Yemen arrests dozens after fuel riots

Yemeni authorities have detained dozens of people and dispersed two small demonstrations after two days of deadly riots over a sharp rise in fuel prices.

    Soldiers were deployed after clashes on Friday

    Fifteen people were detained in Dali, where protestors damaged shops and electricity poles, witnesses said, while security forces detained dozens after raids in the southern town of Loder.

    Security forces dispersed two demonstrations in al-Dali, south of the capital Sanaa, and the nearby town of al-Habilayn, witnesses told AFP.

    Heavy army presence

    President Ali Abdullah Saleh pledged on Saturday to pursue all those responsible for "the destructive acts ... who will be tried".

    Army and police forces remained deployed in the capital and other major cities and towns where clashes between security forces and demonstrators over the past two days left at least 30 dead.

    Opposition parties criticised the 
    destruction of property 

    Government forces, backed by army tanks and armoured vehicles, were deployed on main crossings and around official buildings, many of which suffered damage during the riots.

    Meanwhile, armed tribesmen held on to more than 60 gas tankers they seized in Maarib, east of Sanaa, to prevent them from reaching the capital where the shortage has already raised gas prices, witnesses said.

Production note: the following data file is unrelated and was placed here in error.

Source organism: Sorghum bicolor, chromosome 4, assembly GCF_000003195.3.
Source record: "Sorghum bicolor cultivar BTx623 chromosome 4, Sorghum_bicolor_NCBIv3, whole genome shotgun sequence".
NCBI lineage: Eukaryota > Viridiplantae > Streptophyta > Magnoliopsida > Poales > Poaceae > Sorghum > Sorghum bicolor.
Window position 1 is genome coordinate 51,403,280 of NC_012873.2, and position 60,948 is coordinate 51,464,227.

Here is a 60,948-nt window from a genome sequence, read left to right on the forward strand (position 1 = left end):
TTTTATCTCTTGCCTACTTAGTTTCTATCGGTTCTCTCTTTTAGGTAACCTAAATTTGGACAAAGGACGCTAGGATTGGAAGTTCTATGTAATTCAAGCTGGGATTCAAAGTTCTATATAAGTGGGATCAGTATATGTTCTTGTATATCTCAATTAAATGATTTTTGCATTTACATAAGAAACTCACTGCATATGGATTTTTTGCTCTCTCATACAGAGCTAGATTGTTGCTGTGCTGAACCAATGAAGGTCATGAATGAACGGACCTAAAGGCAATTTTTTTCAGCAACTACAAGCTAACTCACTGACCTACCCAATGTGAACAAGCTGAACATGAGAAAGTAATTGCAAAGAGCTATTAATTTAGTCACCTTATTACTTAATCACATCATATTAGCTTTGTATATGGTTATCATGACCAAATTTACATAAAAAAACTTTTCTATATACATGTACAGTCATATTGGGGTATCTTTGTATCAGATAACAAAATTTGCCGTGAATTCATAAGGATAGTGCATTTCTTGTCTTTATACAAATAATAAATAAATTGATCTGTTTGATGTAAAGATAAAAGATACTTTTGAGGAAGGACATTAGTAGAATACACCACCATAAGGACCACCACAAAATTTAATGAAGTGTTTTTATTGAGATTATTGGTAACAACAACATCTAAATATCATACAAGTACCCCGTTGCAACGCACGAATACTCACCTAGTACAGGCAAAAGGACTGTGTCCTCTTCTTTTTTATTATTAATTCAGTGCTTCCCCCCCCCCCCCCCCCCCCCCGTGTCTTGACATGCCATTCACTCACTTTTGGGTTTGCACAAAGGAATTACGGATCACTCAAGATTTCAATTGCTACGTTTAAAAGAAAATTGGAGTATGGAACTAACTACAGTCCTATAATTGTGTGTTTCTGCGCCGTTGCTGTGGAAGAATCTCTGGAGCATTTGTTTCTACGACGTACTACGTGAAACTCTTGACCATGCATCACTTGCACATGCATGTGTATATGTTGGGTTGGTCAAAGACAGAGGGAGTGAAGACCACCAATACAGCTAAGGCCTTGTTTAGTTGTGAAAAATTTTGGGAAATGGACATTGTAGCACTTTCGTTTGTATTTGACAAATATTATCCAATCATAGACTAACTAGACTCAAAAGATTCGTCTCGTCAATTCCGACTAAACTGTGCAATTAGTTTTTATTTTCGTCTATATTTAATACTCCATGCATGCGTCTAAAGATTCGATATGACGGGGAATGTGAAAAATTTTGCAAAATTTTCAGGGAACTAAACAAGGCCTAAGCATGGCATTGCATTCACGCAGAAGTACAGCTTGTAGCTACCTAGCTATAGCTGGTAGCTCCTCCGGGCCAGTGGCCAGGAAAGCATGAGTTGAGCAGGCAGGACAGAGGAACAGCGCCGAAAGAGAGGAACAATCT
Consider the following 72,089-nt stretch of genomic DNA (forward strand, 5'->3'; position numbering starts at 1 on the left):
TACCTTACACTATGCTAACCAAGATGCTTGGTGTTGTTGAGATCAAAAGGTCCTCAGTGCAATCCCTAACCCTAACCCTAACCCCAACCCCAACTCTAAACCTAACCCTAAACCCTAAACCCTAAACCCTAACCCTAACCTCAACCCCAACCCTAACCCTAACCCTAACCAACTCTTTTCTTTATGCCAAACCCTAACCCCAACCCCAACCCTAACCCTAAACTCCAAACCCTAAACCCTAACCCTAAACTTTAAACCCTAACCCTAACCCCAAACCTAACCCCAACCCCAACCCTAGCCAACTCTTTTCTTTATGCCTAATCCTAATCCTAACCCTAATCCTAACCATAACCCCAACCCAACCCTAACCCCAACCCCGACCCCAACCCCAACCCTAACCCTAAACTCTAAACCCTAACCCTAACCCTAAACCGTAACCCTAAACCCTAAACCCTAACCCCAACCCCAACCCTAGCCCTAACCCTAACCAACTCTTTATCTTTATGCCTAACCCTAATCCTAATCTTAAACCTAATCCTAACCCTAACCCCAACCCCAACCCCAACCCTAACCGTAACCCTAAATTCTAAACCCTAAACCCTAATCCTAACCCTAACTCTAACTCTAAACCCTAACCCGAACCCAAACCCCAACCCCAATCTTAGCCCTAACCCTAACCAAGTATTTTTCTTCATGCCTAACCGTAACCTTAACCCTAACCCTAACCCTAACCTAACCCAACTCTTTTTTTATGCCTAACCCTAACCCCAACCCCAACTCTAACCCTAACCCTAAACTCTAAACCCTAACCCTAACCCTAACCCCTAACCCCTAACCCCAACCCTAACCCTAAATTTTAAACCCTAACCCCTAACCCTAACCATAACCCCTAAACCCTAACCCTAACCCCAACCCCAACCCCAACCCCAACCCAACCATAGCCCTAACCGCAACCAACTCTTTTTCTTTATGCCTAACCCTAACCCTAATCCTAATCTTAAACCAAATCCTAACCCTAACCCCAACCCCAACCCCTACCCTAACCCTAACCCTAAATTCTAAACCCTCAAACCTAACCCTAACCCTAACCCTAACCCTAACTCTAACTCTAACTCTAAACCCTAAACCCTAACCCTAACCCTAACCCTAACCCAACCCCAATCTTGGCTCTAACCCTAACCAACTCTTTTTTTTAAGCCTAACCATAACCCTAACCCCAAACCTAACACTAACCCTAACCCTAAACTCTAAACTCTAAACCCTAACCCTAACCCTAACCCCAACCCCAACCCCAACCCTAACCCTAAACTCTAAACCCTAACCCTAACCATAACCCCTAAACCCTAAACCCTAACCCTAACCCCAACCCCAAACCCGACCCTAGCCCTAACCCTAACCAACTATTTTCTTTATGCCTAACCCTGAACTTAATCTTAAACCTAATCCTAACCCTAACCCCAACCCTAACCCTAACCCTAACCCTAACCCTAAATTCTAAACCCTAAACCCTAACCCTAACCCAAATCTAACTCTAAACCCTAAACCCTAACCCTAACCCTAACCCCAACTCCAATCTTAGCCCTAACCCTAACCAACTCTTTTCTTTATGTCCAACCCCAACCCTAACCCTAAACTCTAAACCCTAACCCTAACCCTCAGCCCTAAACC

Price increases

    The Yemeni cabinet announced late on Tuesday that it had decided to remove subsidies on fuel, nearly doubling petrol prices from 35 rials a litre to 65 rials while diesel jumped from 17 rials to 45 rials.

    Opposition parties called for the government to reverse the
    price rise.

    They criticised "acts of vandalism" by protesters but also condemned the "killings in confronting the public outcry against government measures" and called for an independent investigation into the deaths.

    Yemen, at the southeastern tip of the Arabian peninsula, has a population of 19.7 million and per capita gross domestic product is less than $800. 

    Clashes often break out in Yemen, a country with a tribal structure where the number of firearms in civilian hands is officially estimated at more than 60 million, or more than three per inhabitant.

    SOURCE: AFP


    YOU MIGHT ALSO LIKE

    Why Saudi-Israeli normalisation could be dangerous

    Why Saudi-Israeli normalisation could be dangerous

    Apart from being disastrous for Palestine, normalising relations with Israel could get Saudi Arabia in real trouble.

    Gender violence in India: 'Daughters are not a burden'

    Gender violence in India: 'Daughters are not a burden'

    With female foeticide still widespread, one woman tells her story of being mutilated for giving birth to her daughters.

    What is Mohammed bin Salman's next move?

    What is Mohammed bin Salman's next move?

    There are reports Saudi Arabia is demanding money from the senior officials it recently arrested.